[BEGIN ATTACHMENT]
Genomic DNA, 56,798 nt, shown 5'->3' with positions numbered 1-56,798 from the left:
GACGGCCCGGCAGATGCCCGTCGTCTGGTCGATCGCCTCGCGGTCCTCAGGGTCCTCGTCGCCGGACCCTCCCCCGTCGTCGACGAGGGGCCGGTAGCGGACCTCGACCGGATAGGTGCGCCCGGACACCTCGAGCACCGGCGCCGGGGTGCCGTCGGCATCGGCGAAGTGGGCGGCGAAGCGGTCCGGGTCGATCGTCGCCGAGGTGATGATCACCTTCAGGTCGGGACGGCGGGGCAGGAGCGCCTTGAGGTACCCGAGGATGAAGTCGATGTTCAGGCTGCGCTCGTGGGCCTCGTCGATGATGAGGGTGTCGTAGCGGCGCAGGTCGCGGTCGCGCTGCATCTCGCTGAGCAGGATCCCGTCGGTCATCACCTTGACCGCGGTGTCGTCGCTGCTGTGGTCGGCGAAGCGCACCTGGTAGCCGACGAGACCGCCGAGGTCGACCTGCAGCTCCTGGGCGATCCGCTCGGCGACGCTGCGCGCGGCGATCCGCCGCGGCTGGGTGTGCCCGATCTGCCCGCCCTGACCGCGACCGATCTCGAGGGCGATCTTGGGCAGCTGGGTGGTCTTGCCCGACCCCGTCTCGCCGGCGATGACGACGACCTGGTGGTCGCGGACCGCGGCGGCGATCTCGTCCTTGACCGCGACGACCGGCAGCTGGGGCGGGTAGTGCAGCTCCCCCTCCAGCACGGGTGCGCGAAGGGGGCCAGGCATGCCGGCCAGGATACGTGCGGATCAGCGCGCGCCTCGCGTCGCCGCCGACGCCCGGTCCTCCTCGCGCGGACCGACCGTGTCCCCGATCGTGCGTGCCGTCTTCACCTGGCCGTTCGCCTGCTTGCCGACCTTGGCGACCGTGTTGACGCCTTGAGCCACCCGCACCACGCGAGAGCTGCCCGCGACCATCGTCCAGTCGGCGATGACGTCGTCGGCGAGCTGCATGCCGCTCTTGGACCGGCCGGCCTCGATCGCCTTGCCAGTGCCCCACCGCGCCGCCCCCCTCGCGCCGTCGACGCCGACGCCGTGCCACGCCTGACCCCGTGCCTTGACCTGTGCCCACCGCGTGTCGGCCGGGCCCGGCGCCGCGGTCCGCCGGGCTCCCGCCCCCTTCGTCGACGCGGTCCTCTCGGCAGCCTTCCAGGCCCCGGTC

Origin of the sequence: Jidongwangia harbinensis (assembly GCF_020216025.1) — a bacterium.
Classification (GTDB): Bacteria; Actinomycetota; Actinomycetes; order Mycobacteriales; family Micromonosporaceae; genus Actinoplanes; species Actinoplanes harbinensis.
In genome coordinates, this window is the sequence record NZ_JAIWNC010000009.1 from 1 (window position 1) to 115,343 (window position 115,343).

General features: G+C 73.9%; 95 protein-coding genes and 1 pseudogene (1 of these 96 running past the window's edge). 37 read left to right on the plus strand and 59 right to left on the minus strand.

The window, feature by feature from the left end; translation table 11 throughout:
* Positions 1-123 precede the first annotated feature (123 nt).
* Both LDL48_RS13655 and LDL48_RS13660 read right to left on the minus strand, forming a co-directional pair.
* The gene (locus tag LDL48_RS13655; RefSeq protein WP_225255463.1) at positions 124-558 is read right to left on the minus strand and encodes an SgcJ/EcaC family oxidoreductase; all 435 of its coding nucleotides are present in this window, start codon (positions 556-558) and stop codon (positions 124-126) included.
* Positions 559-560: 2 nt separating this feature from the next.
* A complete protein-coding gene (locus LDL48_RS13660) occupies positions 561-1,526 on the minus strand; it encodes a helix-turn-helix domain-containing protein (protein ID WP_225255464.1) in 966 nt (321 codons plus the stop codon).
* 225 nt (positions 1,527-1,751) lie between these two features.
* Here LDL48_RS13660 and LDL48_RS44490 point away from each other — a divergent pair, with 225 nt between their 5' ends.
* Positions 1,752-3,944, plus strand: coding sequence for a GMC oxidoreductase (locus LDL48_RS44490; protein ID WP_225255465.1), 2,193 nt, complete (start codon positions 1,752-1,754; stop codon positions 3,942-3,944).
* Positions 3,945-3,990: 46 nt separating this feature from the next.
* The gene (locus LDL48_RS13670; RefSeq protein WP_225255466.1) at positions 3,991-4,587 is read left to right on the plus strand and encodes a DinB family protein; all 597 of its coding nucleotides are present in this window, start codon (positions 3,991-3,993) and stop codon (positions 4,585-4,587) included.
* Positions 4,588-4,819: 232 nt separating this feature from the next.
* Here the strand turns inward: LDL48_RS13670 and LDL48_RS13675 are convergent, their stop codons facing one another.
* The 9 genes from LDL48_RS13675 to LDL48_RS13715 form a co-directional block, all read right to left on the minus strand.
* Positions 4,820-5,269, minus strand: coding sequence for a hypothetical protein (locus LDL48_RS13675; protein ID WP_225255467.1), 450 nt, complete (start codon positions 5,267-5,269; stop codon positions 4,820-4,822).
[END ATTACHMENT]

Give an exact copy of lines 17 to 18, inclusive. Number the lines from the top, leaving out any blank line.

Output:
* The gene (locus LDL48_RS13670; RefSeq protein WP_225255466.1) at positions 3,991-4,587 is read left to right on the plus strand and encodes a DinB family protein; all 597 of its coding nucleotides are present in this window, start codon (positions 3,991-3,993) and stop codon (positions 4,585-4,587) included.
* Positions 4,588-4,819: 232 nt separating this feature from the next.